In this photo, a waitress pours tea at Bettys Tea Room, Harlow Carr in Harrogate, England, Feb. 12, 2009. Christopher Furlong/Getty Images

Two people in San Francisco fell sick after consuming tea bought from Sun Wing Wo Trading Company, the San Francisco Department of Public Health announced Saturday on its official Twitter account. The department also warned that those who have already bought tea leaves from the Chinatown herbalist should refrain from consuming it.

City health officials said that the herbal tea contained Aconite, a plant-based toxin, the San Francisco Examiner reported. The presence of toxin was confirmed with the help of lab tests on the patients as well as on the tea samples provided by them.

The two people, identified as a man in his 50s and a woman in her 30s, became ill in separate incidents in February and March, respectively. Their symptoms appeared within an hour of consumption, and currently the two remain hospitalized, according to health officials. The toxin caused life-threatening abnormal heart rhythms, and the patients required resuscitation as well as intensive hospital care.

The link to the herbalist on Great Avenue in Chinatown came to light after both cases were referred to San Francisco General Hospital's California Poison Control System, SFGate reported.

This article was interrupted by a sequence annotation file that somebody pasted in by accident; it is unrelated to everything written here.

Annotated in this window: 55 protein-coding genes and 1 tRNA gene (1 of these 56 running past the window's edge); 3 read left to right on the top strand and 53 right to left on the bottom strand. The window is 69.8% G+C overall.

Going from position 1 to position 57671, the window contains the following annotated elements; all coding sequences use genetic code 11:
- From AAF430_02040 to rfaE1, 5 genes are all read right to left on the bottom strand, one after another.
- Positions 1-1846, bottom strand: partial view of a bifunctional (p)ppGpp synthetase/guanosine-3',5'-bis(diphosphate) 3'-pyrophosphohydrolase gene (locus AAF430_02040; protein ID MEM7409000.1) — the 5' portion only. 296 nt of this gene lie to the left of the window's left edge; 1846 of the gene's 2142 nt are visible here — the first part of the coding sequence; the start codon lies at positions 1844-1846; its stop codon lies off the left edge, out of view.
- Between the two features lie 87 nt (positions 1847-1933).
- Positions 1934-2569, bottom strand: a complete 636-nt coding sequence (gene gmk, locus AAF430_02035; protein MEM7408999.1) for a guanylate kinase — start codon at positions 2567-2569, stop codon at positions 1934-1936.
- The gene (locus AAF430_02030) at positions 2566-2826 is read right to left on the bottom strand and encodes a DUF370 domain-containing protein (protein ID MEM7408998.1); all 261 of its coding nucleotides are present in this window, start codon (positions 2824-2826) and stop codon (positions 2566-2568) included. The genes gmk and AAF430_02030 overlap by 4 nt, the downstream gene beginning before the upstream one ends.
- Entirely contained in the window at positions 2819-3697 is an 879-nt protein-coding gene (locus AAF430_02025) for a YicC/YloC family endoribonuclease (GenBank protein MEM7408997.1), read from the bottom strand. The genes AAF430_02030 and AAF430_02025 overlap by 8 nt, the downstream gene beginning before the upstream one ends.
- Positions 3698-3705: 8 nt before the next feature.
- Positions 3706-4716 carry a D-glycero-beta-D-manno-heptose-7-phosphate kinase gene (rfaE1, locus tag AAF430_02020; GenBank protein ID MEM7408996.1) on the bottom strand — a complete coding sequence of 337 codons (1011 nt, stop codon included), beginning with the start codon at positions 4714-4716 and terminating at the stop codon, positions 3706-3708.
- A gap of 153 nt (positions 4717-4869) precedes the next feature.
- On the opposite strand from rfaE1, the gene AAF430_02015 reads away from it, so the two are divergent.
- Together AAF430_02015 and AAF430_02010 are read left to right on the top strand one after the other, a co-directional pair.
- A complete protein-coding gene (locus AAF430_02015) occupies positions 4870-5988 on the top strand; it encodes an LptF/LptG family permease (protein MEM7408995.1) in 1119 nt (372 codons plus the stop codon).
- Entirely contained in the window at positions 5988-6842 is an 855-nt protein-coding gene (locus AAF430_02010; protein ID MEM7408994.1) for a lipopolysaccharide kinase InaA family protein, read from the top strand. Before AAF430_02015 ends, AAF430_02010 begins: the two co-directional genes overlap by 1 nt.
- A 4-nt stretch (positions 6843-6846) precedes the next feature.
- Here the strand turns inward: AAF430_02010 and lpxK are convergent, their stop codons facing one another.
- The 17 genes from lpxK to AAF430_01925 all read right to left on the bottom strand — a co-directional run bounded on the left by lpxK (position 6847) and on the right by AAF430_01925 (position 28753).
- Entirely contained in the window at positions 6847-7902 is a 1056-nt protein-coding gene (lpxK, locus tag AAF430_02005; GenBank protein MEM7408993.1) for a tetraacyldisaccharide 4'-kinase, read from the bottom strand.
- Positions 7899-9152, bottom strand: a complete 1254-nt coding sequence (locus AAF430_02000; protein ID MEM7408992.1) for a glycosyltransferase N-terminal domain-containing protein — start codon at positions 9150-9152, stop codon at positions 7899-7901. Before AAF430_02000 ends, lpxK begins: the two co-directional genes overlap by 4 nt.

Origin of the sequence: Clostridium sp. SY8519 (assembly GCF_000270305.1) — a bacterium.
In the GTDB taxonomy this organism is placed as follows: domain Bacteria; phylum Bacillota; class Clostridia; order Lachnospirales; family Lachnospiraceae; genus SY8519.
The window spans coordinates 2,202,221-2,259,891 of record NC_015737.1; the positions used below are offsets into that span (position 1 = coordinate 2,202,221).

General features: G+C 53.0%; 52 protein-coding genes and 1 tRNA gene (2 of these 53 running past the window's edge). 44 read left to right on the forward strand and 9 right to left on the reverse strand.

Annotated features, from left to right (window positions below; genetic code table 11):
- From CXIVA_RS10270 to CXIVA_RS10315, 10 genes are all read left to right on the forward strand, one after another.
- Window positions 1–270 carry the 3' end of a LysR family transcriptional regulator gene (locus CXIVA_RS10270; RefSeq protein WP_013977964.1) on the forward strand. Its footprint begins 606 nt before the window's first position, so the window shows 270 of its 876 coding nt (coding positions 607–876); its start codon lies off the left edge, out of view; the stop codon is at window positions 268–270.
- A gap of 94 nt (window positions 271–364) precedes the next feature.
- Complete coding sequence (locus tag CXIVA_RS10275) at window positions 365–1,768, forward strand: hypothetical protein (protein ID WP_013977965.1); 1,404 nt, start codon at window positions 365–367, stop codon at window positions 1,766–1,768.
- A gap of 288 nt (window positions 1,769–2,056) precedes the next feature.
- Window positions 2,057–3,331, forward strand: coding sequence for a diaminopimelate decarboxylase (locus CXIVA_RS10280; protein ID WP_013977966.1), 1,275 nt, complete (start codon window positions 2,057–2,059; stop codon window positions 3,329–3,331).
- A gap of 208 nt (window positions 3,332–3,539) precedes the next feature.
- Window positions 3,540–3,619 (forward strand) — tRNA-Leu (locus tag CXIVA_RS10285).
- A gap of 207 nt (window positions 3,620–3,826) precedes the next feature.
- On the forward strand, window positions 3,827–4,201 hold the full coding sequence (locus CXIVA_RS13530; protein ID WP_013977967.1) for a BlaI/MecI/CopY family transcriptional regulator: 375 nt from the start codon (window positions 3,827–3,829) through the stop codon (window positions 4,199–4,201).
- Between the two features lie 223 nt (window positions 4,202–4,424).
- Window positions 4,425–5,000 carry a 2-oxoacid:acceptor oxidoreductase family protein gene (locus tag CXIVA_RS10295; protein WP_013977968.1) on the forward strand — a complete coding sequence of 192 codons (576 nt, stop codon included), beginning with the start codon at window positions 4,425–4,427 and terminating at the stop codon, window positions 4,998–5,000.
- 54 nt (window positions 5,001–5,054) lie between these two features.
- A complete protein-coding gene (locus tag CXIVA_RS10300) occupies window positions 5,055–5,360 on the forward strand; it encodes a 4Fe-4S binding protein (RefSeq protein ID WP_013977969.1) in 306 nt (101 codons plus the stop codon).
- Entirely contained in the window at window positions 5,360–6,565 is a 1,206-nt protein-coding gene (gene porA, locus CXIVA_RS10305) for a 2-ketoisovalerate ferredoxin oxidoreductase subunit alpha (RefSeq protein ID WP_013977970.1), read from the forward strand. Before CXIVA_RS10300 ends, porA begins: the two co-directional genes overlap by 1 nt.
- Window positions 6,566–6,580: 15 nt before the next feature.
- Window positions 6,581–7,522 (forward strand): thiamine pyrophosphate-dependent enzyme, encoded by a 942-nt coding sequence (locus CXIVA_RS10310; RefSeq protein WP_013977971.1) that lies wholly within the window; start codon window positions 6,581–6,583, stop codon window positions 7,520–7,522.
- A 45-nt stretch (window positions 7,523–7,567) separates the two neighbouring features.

"Anyone who has purchased tea from this location should not consume it and should throw it away immediately," Dr. Tomás Aragón, health officer for the city and county of San Francisco, said, according to the Associated Press. "Aconite poisoning attacks the heart and can be lethal."

Aconite, used in Chinese herbal recipes, requires proper processing before being deemed safe for human consumption.

It’s also known to have previously caused life-threatening intoxication in at least 17 people, according to the U.S. Food and Drug Administration’s Poisonous Plant Database. The patients developed the symptoms within two hours of such consumption.

“Most developed tachyarrhythmias, including ventricular tachycardia and fibrillation from which 2 patients died. Toxicological evaluation revealed that aconites from the Aconitum rootstocks were the only plausible casual factor for intoxication. These cases point to the need for strict surveillance of herbal substances with low safety margins,” the FDA warned. It also said that “no therapeutic role in modern western medicine” has been found for Aconitine and its related alkaloids that are known to be “cardiotoxins.”